Across the country, thousands of homes have backyard swimming pools. With drowning being a leading cause of preventable death in young children, swimming pool safety is an important issue for the community.
New compliance laws came into effect in NSW in April 2016, requiring that any property with a swimming pool now needs a certificate of compliance before it can be sold or leased. Similar requirements are already in place in Queensland.
New laws for properties with swimming pools
The new laws are a result of an amendment to the Swimming Pools Act 1992 which took place in 2012. They provide that:
- swimming pool owners must register their swimming pool or spa pool on the NSW Swimming Pool Register; and
- from 29 April 2016, a copy of a certificate of compliance or relevant occupation certificate must be attached to the sale contract or new residential tenancy agreement to sell or rent any property with a swimming pool or spa pool.
For the purposes of the provisions, swimming pools or spa pools are defined as structures that are:
- capable of being filled with water to a depth of greater than 300mm; and
- solely, or principally used, designed, manufactured or adapted for the purposes of swimming, wading, paddling or other aquatic activity.
The new laws apply to a number of properties including private houses, units, hotels, motels and other tourist and visitor accommodation. For units, the owner's corporation must obtain the compliance certificate. Individual lot owners can then inspect the certificate through the Swimming Pool Register website.
Swimming pool certificate of compliance
A swimming pool certificate of compliance is a document which confirms that the pool and pool barrier meet safety requirements.
An occupation certificate that is less than 3 years old and that authorises the use of the swimming pool can be used instead of a certificate of compliance. A certificate of compliance is valid for a period of 3 years from the date of issue.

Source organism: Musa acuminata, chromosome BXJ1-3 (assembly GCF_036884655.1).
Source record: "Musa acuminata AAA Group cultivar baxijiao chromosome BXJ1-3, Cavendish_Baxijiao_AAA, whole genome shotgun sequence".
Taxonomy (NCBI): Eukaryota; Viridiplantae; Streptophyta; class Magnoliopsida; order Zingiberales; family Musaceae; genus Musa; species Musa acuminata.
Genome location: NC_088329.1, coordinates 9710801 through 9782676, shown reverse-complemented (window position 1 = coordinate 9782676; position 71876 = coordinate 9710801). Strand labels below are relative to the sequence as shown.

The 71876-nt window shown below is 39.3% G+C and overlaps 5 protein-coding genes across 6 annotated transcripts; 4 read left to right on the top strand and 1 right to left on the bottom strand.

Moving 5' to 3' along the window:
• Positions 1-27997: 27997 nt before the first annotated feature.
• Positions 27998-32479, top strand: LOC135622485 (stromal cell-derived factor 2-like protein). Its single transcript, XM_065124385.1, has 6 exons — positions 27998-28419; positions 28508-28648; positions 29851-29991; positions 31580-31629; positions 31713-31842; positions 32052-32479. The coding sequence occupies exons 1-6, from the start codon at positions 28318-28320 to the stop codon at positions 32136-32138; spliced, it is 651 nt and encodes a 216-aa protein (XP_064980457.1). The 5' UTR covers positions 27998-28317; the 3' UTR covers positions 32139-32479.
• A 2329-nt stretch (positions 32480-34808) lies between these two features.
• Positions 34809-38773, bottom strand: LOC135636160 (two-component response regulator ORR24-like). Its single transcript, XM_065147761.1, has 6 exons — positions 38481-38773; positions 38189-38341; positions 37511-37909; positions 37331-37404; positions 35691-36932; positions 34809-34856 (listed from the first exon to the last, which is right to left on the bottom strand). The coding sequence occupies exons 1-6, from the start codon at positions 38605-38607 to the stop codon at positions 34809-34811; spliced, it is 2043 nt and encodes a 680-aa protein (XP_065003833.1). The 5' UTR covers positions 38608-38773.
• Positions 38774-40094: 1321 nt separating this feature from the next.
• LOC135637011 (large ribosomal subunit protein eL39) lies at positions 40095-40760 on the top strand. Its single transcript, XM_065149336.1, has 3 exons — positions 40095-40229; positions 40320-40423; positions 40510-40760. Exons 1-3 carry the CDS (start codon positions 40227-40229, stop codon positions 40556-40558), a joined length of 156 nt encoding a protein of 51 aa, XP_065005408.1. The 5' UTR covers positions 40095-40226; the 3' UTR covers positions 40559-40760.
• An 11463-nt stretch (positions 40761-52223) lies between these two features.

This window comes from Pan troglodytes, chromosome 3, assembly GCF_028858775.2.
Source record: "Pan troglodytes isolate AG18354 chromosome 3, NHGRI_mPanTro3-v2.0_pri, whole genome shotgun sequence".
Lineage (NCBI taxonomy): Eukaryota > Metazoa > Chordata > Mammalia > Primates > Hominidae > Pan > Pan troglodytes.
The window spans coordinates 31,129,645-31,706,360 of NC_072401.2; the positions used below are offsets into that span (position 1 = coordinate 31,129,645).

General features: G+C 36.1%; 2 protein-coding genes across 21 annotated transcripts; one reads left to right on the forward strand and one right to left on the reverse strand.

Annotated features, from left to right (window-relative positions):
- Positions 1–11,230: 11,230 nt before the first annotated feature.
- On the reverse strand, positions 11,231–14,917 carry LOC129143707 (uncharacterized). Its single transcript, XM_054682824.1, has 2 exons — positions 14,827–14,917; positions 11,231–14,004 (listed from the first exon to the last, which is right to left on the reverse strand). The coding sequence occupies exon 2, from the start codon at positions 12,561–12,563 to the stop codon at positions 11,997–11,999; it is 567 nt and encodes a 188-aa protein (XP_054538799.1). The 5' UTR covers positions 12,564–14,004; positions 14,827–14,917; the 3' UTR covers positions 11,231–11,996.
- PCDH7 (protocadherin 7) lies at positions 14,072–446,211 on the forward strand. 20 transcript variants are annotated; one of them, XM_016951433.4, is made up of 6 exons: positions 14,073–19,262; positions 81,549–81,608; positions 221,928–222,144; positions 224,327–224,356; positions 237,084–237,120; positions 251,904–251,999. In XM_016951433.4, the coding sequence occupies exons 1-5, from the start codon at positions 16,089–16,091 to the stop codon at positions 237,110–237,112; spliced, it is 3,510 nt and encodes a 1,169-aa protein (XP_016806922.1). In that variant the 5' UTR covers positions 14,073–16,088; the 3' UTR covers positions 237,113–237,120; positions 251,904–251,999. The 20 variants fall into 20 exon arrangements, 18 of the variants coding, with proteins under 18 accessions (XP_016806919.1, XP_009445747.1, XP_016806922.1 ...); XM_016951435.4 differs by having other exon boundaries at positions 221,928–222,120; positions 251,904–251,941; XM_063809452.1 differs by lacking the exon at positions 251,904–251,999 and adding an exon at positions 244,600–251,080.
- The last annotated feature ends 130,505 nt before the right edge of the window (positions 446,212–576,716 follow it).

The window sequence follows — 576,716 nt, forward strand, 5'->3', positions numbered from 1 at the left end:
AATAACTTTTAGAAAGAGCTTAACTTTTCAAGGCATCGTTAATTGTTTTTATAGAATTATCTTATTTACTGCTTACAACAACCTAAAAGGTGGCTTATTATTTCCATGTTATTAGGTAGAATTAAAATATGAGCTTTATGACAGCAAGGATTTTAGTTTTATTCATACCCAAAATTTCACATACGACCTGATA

Local councils and accredited certifiers can carry out a swimming pool barrier inspection and issue a certificate of compliance.
Contracts for sale of land
A valid swimming pool certificate of compliance, or a valid certificate of non- compliance, must be attached to the contract of sale of properties with a swimming pool or spa pool.
This requirement does not apply:
- to a lot in strata or community schemes with more than two lots, or
- for any off-the-plan contract.
Failure to attach a certificate or relevant occupation certificate will allow a purchaser to rescind the contract at any time within 14 days of exchange of contracts, unless settlement has already occurred. However, vendors are able to shift the responsibility of obtaining a certificate of compliance by attaching a certificate of non-compliance.
Should the purchaser complete the sale with a certificate of non-compliance attached to the contract, the purchaser will have 90 days from settlement to fix the non-compliance issues.
As an owner of a pool you may request your local council or private certifier to carry out an inspection in order to obtain a certificate of compliance. This must be done by the authority within 10 business days if the purpose is to sell or lease the land.
It is too early know the implications of the new requirements however it may affect your property's value should the cost of fixing a non-complying pool be deemed excessive by a prospective purchaser. Or, it may even affect your ability to rent a house you own which has a pool as part of the rental agreement.
If you own a property that has a swimming pool consideration should be given to arranging a swimming pool inspection and obtaining a certificate of compliance even if a sale is not planned for some time.
The content of this article is intended to provide a general guide to the subject matter. Specialist advice should be sought about your specific circumstances.